First-Years Have First Mess Dinner
By 25881 OCdt (III) Anthony Matlock
This past Wednesday (19 Oct) the first-years of “A Division” — 1, 2, 3 and 4 Squadrons — gathered and dined at the Senior Staff Mess along with their cadet training staff and key members of RMCC. The evening was hosted by “A Division” Commander, Major Pendergast, along with the guest of honour, Brigadier General Noonan, who graduated the College with a Bachelor of Engineering in Fuels and Materials, and a minor in hockey, in 1982 (click here for BGen Noonan’s biography).
Also in attendance was the Commandant, Brigadier General Eric Tremblay, the Director of Cadets, Lieutenant-Colonel Susan Wigg, as well as Squadron Commanders and other members of the Training & Academic Wings and the Athletics Department.
Brigadier-General Noonan’s Speech at the First-Year Cadet’s Mess Dinner
By 26287 OCdt (I) James Heard
On the evening of Wednesday, October 19, the first mess dinner for the class of 2015 was held at the Royal Military College of Canada. The guest of honour was 13666 Brigadier General SP Noonan, the Director General Information Management Operations of NDHQ who holds the appointment of Deputy Canadian Forces J6. After a brief introduction by one of the officer cadets describing the brigadier-general’s career, that spans over three decades, the guest of honour rose and addressed all of the guests.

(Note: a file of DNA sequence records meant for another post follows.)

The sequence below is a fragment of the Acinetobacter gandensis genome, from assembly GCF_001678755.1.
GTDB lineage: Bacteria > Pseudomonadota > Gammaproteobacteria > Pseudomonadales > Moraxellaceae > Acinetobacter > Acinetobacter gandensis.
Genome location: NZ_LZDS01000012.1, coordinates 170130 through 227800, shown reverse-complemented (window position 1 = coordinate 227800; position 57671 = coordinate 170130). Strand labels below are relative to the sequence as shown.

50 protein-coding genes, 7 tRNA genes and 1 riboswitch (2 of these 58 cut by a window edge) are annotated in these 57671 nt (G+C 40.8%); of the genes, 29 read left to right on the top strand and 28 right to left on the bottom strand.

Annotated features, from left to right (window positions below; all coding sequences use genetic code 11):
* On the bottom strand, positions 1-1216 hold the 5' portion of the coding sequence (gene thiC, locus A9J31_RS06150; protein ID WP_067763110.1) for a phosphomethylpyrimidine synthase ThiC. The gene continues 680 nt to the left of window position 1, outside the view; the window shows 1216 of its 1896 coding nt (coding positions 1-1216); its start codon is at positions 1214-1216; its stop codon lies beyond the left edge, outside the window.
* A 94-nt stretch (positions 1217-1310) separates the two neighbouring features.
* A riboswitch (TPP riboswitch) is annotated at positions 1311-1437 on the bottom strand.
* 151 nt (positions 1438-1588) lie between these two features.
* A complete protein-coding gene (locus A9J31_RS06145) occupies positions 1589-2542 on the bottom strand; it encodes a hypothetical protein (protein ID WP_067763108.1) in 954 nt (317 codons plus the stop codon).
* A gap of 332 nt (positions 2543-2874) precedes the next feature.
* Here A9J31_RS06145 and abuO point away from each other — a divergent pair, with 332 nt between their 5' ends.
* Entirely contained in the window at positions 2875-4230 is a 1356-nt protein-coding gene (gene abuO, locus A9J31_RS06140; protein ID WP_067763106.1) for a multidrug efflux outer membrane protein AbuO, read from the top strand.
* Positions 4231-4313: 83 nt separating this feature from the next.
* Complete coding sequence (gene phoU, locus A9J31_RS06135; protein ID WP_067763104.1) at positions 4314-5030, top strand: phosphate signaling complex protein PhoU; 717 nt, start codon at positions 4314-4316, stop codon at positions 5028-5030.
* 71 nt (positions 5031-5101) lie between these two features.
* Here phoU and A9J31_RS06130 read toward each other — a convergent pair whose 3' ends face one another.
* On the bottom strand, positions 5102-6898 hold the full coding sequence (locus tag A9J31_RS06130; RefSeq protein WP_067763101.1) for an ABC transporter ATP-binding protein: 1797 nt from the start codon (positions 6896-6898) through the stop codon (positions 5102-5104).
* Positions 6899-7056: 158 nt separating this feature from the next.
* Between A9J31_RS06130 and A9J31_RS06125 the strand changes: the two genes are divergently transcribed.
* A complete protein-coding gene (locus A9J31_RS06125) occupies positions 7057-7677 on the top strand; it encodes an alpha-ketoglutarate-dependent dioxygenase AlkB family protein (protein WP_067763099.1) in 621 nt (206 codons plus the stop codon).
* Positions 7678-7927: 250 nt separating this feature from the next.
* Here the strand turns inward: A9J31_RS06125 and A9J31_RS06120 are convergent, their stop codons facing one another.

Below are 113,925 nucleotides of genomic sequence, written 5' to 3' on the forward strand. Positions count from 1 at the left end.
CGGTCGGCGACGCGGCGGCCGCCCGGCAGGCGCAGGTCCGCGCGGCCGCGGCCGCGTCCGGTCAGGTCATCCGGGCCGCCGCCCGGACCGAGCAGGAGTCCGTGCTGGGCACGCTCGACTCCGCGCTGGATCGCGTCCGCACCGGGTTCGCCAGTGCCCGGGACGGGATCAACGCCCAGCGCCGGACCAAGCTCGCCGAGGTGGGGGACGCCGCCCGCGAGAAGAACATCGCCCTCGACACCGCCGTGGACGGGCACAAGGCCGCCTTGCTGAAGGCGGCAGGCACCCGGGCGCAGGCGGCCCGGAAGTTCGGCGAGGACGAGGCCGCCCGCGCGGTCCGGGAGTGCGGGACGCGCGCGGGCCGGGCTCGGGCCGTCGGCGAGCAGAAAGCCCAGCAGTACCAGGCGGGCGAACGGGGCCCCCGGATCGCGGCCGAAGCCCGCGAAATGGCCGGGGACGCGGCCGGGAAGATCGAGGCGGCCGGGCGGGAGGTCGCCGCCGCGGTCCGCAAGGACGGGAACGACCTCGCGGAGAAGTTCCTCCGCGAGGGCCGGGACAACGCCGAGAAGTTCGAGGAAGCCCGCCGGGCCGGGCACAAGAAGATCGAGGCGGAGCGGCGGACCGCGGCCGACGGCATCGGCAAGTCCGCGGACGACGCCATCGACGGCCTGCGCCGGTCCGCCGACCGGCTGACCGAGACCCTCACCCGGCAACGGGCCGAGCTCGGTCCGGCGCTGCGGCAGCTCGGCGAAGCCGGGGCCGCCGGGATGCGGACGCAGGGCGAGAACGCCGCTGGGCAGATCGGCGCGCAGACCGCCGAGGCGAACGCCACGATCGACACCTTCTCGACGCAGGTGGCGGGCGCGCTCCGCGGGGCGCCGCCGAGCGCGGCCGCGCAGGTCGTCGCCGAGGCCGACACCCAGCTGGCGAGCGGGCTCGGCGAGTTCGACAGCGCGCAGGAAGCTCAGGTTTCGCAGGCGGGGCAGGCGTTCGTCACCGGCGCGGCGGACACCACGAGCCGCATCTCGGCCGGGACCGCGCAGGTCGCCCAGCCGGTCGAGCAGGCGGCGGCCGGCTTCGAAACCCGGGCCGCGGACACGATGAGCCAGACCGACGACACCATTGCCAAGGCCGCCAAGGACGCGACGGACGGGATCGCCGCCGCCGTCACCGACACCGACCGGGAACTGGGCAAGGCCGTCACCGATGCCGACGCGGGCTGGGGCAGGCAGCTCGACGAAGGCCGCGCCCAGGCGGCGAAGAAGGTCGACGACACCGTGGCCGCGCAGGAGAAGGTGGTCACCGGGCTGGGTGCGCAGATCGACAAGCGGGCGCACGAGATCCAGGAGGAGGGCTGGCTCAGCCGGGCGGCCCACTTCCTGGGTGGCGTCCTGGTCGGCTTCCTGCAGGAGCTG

He advised all of the cadets to be prepared to encounter anything in their careers as officers. He shared an anecdote; after “quite successfully” completing two phases of training for the position of MARS officer in the navy, he voluntarily transferred to the air force to be a pilot, and began training again “quite unsuccessfully,” before changing his trade again to combat engineer. His first message was to be prepared for change of plans, as the military career path takes you in many different unexpected directions.
The brigadier-general continued by saying that every cadet should embrace the military ideology. The Canadian Forces is an institution that performs important service at home and abroad, and has much history and tradition; every cadet should take pride in being a part of it. He emphasized the importance of remaining open-minded and optimistic to overcome challenges, as military careers frequently lead to unexpected and difficult turns in one’s life. The brigadier-general also stressed that being in the military is not all work. Officers must find ways to enjoy themselves if they are to be fit for performing their duty and being capable commanders. Cadets should find time to pursue their hobbies and interests so that they are entertained and motivated.
The brigadier-general concluded by saying that cadets who feel that the military lifestyle is not for them should not be ashamed, but should feel satisfaction in what they have already done at RMC. The general said that it does not matter if one serves in the military for six months, a year, ten years, or thirty years; the act of choosing a life of responsibility and serving the country is a courageous and commendable action, even if one serves for only a short time. The brigadier-general closed his speech by thanking the guests for the opportunity to dine with the officers, staff, and first-year cadets of the Royal Military College of Canada. He wished the cadets well in their studies and future careers, and then sat down, having fulfilled his promise of delivering a short speech and deeply touching every member of the audience.